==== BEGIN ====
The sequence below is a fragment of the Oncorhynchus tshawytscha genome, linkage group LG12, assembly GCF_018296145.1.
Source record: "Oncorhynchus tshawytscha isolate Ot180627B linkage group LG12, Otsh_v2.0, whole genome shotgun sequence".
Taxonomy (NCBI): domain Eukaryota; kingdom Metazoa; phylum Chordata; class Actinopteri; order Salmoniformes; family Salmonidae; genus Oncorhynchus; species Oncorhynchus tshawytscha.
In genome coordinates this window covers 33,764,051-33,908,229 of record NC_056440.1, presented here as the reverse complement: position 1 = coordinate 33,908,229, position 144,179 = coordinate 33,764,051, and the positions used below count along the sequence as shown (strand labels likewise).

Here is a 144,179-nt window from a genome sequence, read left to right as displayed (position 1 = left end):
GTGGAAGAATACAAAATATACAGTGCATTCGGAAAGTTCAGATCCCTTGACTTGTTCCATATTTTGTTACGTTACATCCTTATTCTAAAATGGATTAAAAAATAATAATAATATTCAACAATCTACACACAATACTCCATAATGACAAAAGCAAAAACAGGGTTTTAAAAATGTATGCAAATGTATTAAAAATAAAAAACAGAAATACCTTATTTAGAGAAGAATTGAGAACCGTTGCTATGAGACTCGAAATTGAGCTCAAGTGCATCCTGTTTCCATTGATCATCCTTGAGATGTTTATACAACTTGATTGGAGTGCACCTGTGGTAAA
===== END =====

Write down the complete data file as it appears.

The sequence below is a fragment of the Oncorhynchus tshawytscha genome, linkage group LG12, assembly GCF_018296145.1.
Source record: "Oncorhynchus tshawytscha isolate Ot180627B linkage group LG12, Otsh_v2.0, whole genome shotgun sequence".
Taxonomy (NCBI): domain Eukaryota; kingdom Metazoa; phylum Chordata; class Actinopteri; order Salmoniformes; family Salmonidae; genus Oncorhynchus; species Oncorhynchus tshawytscha.
In genome coordinates this window covers 33,764,051-33,908,229 of record NC_056440.1, presented here as the reverse complement: position 1 = coordinate 33,908,229, position 144,179 = coordinate 33,764,051, and the positions used below count along the sequence as shown (strand labels likewise).

Here is a 144,179-nt window from a genome sequence, read left to right as displayed (position 1 = left end):
GTGGAAGAATACAAAATATACAGTGCATTCGGAAAGTTCAGATCCCTTGACTTGTTCCATATTTTGTTACGTTACATCCTTATTCTAAAATGGATTAAAAAATAATAATAATATTCAACAATCTACACACAATACTCCATAATGACAAAAGCAAAAACAGGGTTTTAAAAATGTATGCAAATGTATTAAAAATAAAAAACAGAAATACCTTATTTAGAGAAGAATTGAGAACCGTTGCTATGAGACTCGAAATTGAGCTCAAGTGCATCCTGTTTCCATTGATCATCCTTGAGATGTTTATACAACTTGATTGGAGTGCACCTGTGGTAAA